During the summer, a lot of "mushi' disturbs the people of Japan. But here are some tips how to deal with the bugs of summer:1. Avoid the place where un attended trees grows.2. Wear full sleeve dress to avoid the insect bite3. Clean the surroundings. Cut the unwanted weeds.4. Carry antihistamine cream with you. Buy one for your kids. Do not apply it on face!5. If bite then Squeeze the stinger and venom out as quickly as you can if you’re stung. Do not try to suck it out! 6. Apply cream afterward and do not rub too much.7. Go to the hifuka (Skin Hospital) as soon as you can!

My thoughts on the Mister Donuts Curry Donuts Line

Sprinkles. Chocolate or Strawberry icing. That's what I think of when I hear the word donut. You can bet that I was a little shocked (and intrigued, too) when I saw the new Mister Donuts line of curry donuts. I naturally had to head to my local store - for research purposes - and try one out.There are several different types featured on their menu right now, including Keema Curry, Green Curry and one they have called Euro Curry. Not going to lie - my expectations were pretty low here. I guess in my head all I could think was that a sweet donut with curry inside sounded terrible. I was actually rather pleasantly surprised, though! The taste was more in line with a curry pan than it was with what you'd expect from a sweet donut, so it wasn't nearly as weird as I would have thought. At less than 200 yen I would get one again if I was in the mood for something savory to eat and there was a Mister Donuts nearby.Have you tried any of the Mister Donuts curry donuts range? What did you think of their offerings?

Nice water places in Japan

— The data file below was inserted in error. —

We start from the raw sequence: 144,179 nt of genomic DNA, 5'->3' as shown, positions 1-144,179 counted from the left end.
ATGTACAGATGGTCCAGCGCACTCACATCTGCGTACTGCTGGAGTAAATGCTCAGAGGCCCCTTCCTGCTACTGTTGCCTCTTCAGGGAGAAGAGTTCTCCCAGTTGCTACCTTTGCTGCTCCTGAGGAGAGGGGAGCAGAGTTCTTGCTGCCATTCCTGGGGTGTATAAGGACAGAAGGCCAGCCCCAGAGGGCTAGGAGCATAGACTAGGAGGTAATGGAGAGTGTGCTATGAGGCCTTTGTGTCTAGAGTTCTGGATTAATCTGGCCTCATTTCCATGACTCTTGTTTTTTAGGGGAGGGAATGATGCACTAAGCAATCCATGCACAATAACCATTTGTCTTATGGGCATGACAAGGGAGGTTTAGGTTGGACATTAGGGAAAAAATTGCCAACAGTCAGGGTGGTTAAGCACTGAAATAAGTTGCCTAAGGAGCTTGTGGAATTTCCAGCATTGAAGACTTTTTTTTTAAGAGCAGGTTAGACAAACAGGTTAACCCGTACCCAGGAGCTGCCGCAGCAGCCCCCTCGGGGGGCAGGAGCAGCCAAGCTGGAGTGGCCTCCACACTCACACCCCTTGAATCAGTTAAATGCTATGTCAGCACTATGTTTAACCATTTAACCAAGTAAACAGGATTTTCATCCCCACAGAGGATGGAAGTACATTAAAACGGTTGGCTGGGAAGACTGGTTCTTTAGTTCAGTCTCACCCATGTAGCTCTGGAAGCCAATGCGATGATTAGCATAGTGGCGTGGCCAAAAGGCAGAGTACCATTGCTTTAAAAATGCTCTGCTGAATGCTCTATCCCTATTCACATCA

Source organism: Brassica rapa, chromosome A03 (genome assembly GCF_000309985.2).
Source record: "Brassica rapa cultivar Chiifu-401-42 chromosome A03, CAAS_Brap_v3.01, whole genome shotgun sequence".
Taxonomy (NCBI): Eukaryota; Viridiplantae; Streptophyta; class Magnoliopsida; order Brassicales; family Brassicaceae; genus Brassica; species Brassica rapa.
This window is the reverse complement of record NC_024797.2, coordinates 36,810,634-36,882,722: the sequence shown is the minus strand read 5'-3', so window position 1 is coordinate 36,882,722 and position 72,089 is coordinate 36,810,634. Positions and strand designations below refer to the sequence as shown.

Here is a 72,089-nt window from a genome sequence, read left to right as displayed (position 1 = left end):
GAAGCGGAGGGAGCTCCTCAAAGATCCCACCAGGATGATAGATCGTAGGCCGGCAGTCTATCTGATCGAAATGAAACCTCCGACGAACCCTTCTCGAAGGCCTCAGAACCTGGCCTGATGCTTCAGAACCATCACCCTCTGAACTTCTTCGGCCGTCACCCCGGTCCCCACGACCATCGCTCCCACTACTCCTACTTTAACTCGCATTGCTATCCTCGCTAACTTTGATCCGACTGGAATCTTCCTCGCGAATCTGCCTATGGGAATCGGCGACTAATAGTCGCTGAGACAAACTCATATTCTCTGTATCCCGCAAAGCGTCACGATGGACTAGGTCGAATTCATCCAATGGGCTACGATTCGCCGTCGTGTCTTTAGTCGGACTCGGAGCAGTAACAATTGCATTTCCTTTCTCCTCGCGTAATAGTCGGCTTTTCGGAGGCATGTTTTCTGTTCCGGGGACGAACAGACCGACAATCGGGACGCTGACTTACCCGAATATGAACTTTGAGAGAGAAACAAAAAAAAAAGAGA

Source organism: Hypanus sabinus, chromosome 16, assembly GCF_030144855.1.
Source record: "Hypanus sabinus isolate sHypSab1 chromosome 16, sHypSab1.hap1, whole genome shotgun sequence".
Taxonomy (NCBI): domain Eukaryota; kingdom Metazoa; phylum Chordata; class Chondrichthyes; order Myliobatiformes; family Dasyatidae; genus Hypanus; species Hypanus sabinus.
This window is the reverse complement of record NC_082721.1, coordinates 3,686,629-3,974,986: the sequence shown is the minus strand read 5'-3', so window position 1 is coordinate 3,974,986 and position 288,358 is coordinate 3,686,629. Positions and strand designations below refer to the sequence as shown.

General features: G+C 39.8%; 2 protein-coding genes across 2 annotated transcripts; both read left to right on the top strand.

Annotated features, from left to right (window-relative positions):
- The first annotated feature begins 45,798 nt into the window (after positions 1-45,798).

Besides the beautiful beaches Japan has to offer, there are also other nice places inside the country to enjoy the water. Here are some of my recommendations. •    Lake Yamanaka, Kawaguchi, SaikoIf you are visiting Mt. Fuji, you should also make a stop of one of the surrounding lakes like Yamanaka, Kawaguchi or Saiko. These are very beautiful lakes where you can walk around and enjoy the nature or do a boat ride. The lakes are also very popular for water sports and fishing. Especially at lakes Yamanaka and Kawaguchi professional or amateur fishing tournaments are often held at the weekend.•    Izu WaterfallsIf you prefer more to enjoy hiking in the mountains, you can see many waterfalls in the mountains of Izu. There are seven small and big waterfalls in the mountain area of Kawazu. Especially if you are standing in front of the bigger waterfalls, you can enjoy a nice cool breeze. •    Yume no Shima PortIf you are in Tokyo and want to visit a nice port, you can go to Shin-Kiba station at the eastside of Tokyo. That place is popular for the big concert hall, but on the other side of the station is a beautiful small park with a small port of luxurious yachts. It is really nice to walk around the yachts and sailing boats. Also there is a very cute beach restaurant in front of the port where you can sit inside or outside on nice beach chairs or in a hammock. It is also possible to rent a BBQ spot in front of the port. Unfortunately it is very popular to do BBQs there, so you should reserve a spot early. •    Kasai Rinkai ParkAlso at the east side of Tokyo is the huge Kasai Rinkai Park. The park fronts Tokyo Bay and has a big beach area where you can have a BBQ or just a nice picnic. You can also see Tokyo Disneyland from the bay side. A third of the park is designed as a Sea Bird Sanctuary. If you are a bird lover it is a good chance to take some nice photos.•    Party Boat Sumida RiverIf you like to drink and eat and also like to enjoy the view over Tokyo from the water, you can book one of the nice party boats on the Sumida River (for example in Asakusa or Ryogoku) and cruise along the river. They have special party plans for big groups which include drinks/food and often also a karaoke machine. To rent a boat is kind of pricy but if you are in a big group it will be a very nice experience. •    Tomioka MatsuriYou might wonder what a festival has to do with water, but the Tomioka Matsuri is very special. It is held every three years in the Monzen Nakacho area. In the morning of Saturday and Sunday of the festival many people will carry small transportable shrines (Mikoshi) around the area. You can see those at mostly all summer festivals, but the one in Monzen Nakacho is kind of special because there are huge buckets full of water on the side of the streets. If a group with a small transportable shrine is coming, people will throw tons of water on them. It is like a big shower. Especially during the hot summer heat it is very refreshing. If you are watching the Mikoshi parade you should watch out not to get too wet!